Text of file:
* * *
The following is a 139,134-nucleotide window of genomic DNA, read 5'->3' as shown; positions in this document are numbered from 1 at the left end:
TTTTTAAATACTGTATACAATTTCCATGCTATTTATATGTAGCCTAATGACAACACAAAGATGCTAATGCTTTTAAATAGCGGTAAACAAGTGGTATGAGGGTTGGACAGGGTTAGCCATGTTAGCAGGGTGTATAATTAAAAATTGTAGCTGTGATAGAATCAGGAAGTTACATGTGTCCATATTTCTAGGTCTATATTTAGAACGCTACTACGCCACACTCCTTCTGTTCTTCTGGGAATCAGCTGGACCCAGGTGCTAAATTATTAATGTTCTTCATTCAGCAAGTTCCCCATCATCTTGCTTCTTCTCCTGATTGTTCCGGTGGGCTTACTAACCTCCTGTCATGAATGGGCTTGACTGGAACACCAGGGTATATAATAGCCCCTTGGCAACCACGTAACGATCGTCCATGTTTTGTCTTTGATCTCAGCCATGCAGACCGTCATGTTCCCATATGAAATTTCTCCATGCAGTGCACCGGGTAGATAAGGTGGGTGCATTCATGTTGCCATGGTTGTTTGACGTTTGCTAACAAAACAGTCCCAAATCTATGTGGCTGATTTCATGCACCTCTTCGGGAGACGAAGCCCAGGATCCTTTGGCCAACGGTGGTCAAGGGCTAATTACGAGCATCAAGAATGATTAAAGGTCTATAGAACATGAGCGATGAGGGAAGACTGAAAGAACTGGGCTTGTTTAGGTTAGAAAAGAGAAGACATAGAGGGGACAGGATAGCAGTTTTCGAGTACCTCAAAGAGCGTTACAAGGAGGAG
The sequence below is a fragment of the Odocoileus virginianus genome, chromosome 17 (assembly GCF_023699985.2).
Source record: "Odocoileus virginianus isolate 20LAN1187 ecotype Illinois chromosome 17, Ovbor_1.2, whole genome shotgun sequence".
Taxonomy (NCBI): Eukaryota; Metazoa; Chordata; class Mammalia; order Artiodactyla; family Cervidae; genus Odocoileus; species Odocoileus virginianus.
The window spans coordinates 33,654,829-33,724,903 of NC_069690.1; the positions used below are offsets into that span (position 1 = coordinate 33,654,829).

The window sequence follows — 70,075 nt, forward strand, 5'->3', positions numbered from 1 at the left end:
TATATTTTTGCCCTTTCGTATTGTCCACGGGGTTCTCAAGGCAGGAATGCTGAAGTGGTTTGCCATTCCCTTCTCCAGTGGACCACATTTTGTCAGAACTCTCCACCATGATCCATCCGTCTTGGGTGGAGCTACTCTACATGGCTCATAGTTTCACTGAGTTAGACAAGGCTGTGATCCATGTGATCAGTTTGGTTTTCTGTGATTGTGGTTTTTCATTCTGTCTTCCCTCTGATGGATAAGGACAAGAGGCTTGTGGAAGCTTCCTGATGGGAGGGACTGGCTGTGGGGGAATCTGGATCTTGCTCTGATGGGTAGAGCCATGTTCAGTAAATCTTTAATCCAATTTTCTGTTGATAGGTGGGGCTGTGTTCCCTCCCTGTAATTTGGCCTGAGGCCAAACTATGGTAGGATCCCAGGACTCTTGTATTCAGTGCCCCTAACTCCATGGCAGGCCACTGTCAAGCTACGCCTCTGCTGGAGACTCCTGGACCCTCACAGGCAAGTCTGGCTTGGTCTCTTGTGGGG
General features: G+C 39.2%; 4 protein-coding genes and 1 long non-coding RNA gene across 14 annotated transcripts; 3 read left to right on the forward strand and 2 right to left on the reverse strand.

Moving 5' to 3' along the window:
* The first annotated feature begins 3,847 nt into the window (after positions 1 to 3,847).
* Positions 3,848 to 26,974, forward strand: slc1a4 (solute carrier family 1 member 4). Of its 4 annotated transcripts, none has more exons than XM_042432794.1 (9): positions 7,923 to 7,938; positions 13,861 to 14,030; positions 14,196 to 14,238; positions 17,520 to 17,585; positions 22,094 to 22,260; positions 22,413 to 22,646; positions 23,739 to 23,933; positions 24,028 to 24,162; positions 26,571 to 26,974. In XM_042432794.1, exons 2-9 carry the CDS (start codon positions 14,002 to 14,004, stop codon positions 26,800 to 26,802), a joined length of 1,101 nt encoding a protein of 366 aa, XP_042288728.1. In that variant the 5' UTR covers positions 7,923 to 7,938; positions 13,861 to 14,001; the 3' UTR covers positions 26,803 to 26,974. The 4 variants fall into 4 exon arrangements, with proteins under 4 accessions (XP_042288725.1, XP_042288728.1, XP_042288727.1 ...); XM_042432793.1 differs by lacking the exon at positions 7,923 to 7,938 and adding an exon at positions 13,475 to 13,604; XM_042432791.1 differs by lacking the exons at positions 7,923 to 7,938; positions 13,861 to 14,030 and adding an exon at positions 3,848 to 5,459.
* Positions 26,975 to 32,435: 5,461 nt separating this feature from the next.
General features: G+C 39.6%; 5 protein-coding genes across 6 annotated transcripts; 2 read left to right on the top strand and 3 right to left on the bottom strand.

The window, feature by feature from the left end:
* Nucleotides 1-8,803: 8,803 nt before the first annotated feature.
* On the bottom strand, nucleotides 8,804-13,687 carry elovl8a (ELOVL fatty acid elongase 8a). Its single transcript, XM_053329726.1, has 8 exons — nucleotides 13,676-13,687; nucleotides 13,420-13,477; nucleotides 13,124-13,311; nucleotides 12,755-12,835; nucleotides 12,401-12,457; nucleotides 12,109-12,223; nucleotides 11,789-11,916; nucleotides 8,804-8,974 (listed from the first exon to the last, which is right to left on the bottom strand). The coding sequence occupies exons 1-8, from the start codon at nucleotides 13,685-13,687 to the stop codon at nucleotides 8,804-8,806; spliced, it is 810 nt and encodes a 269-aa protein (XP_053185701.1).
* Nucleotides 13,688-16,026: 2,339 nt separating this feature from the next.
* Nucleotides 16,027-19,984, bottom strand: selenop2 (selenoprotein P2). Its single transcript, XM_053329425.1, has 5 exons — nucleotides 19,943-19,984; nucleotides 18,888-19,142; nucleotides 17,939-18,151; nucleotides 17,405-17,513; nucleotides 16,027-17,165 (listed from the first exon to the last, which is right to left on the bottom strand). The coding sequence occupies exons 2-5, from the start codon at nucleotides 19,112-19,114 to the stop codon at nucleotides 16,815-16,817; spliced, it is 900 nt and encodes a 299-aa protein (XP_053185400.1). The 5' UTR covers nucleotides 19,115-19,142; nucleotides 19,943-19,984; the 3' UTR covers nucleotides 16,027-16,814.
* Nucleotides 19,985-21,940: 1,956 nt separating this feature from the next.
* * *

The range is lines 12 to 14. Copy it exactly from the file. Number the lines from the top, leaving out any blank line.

* Positions 3,848 to 26,974, forward strand: slc1a4 (solute carrier family 1 member 4). Of its 4 annotated transcripts, none has more exons than XM_042432794.1 (9): positions 7,923 to 7,938; positions 13,861 to 14,030; positions 14,196 to 14,238; positions 17,520 to 17,585; positions 22,094 to 22,260; positions 22,413 to 22,646; positions 23,739 to 23,933; positions 24,028 to 24,162; positions 26,571 to 26,974. In XM_042432794.1, exons 2-9 carry the CDS (start codon positions 14,002 to 14,004, stop codon positions 26,800 to 26,802), a joined length of 1,101 nt encoding a protein of 366 aa, XP_042288728.1. In that variant the 5' UTR covers positions 7,923 to 7,938; positions 13,861 to 14,001; the 3' UTR covers positions 26,803 to 26,974. The 4 variants fall into 4 exon arrangements, with proteins under 4 accessions (XP_042288725.1, XP_042288728.1, XP_042288727.1 ...); XM_042432793.1 differs by lacking the exon at positions 7,923 to 7,938 and adding an exon at positions 13,475 to 13,604; XM_042432791.1 differs by lacking the exons at positions 7,923 to 7,938; positions 13,861 to 14,030 and adding an exon at positions 3,848 to 5,459.
* Positions 26,975 to 32,435: 5,461 nt separating this feature from the next.
General features: G+C 39.6%; 5 protein-coding genes across 6 annotated transcripts; 2 read left to right on the top strand and 3 right to left on the bottom strand.